Candidate Perry has yet to articulate his current vision for transportation in America, but it would seem he's equipped to do so: His campaign's policy and strategy director is Deidre Delisi, Perry's former chief of staff whom he appointed as chair of the Texas Transportation Commission in 2008, after Williamson's death. As chair (a five-year appointment) Delisi has presided over the dismantling of the Trans-Texas Corridor effort and the creation of a kinder, gentler TxDOT more committed to honoring local input.

Back in February 2005, the Governor seemed receptive to raising his state’s gasoline tax by pegging it to inflation. Evoking Sam Houston’s rousing call to pursue “a great and mighty work of national interest” would seem to suggest Perry shares with President Obama an appetite for big, bold infrastructure building. He clearly believes, or once did,  that the transportation system could use a heavy dose of additional investment—across multiple modes.

On the other hand, in 2009, he spoke out vehemently against federal stimulus, and even mused aloud that the “federal budget mess” might inspire Texans to secede from the union. According to Perry, when Texas joined the United States in 1845, he said, “one of the deals was we can leave anytime we want. So we’re kinda thinking about that again.”

Perry had his state history a little wrong. The annexation treaty did not allow for secession. It allowed Texas, if it later chose, to split into four different states—something which the local city-states of Dallas and Houston, who felt manhandled by Perry, might have longed for back in 2004.

Matt Dellinger is the author of the book Interstate 69: The Unfinished History of the Last Great American Highway, which describes the Trans-Texas Corridor battle in great detail. You can follow him on Twitter.

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It's A Free Blog

Opinion: The GOP's Civil War in NH, and What it Means for Rick Perry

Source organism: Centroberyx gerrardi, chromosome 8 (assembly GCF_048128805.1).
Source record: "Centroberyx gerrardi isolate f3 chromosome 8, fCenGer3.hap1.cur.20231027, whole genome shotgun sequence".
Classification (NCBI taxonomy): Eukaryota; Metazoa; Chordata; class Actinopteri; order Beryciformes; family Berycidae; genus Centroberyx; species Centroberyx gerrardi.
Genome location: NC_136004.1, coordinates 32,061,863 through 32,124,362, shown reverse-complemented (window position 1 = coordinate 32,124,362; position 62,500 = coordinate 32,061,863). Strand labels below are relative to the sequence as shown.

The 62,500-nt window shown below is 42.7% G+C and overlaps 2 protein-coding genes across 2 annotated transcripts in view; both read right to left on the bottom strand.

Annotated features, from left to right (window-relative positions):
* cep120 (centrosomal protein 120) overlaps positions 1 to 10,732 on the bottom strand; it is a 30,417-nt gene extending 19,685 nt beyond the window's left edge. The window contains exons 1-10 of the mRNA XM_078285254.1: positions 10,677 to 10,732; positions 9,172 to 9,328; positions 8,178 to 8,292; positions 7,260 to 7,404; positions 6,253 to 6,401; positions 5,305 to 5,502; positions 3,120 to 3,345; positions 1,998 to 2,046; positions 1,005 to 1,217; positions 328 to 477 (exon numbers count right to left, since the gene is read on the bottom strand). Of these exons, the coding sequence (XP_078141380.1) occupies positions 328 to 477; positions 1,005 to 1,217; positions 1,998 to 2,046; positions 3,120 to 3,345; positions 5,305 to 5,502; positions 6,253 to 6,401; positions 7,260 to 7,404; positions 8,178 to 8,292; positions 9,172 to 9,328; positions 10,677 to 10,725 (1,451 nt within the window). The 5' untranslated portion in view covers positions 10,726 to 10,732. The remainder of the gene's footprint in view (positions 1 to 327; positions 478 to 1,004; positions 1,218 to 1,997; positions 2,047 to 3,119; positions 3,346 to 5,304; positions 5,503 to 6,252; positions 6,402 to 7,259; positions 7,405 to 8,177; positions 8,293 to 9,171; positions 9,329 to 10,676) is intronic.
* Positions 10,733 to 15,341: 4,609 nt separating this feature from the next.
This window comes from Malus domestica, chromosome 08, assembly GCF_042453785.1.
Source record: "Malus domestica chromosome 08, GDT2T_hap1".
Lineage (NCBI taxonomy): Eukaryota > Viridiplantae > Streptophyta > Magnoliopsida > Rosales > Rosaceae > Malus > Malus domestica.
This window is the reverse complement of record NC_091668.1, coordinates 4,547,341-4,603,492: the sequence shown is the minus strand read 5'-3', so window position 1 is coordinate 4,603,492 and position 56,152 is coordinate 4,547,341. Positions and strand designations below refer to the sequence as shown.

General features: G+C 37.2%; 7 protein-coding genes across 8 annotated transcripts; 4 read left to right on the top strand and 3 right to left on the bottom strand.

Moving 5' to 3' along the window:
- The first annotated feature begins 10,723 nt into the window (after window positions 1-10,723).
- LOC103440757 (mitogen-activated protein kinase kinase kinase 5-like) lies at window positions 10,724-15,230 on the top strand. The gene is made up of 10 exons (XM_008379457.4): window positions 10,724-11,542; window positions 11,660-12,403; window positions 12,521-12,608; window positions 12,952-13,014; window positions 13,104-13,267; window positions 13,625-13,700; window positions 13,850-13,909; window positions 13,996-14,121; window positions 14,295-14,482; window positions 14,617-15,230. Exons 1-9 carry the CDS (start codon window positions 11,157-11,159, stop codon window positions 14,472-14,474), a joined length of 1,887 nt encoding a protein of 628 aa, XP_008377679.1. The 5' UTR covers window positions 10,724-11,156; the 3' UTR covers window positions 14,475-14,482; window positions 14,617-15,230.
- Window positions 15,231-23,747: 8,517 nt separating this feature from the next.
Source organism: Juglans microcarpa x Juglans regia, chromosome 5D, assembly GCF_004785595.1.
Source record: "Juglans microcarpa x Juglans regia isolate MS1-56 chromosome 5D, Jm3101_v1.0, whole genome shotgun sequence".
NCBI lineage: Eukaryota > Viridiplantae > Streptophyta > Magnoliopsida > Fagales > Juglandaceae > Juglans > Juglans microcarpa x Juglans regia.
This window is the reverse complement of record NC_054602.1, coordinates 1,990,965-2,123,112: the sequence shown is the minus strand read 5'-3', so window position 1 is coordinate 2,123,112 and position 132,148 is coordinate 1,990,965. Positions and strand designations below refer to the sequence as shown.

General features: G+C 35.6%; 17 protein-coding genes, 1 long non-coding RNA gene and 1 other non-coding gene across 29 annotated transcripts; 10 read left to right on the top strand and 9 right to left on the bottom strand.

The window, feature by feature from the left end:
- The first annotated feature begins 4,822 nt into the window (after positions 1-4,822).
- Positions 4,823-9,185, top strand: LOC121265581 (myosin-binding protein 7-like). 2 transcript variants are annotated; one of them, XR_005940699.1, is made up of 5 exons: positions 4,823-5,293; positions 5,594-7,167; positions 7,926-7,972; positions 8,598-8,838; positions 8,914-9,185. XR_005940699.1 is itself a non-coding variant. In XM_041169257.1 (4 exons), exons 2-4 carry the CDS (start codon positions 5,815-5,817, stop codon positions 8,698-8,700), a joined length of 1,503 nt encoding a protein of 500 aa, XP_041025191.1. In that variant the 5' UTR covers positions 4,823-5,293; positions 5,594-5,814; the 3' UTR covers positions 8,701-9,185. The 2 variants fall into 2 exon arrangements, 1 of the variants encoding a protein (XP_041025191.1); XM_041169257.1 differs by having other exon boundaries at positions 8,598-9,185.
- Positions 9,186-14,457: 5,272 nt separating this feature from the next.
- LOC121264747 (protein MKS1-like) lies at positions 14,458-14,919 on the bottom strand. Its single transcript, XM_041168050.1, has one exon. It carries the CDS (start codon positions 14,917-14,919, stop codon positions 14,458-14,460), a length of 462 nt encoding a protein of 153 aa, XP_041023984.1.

Saturday, September 17, 2011

The Texas Tea Party has been warning Tea Partiers in other states that Perry is not the real thing.

-Steffen Schmidt, It's A Free Country blogger.

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The Takeaway

Bioethics Professors Challenge Bachmann's HPV Claims

Friday, September 16, 2011

Minnesota Congresswoman and presidential contender Michele Bachmann continues to draw criticism, after making remarks this week that the HPV vaccine is dangerous for young girls. Speaking with Matt Lauer on NBC's "Today Show," Bachmann said that a woman on Florida told her that her daughter had received the vaccine, and "suffered from mental retardation after." Public health advocates are encouraging Bachmann to provide proof of this story. And two bioethics professors have upped the ante, offering to pay more than $10,000 for medical records that prove the anecdote is true.

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It's A Free Blog

Opinion: Watching the GOP Debate—A Visit to The Twilight Zone

Tuesday, September 13, 2011

The rival candidates and audience turned on Rick Perry, the frontrunner with deep Tea Party support, for his claim that if you're a young person in this country, regardless of your last name, you should have the chance to contribute to society rather than be a drag on it. He was booed.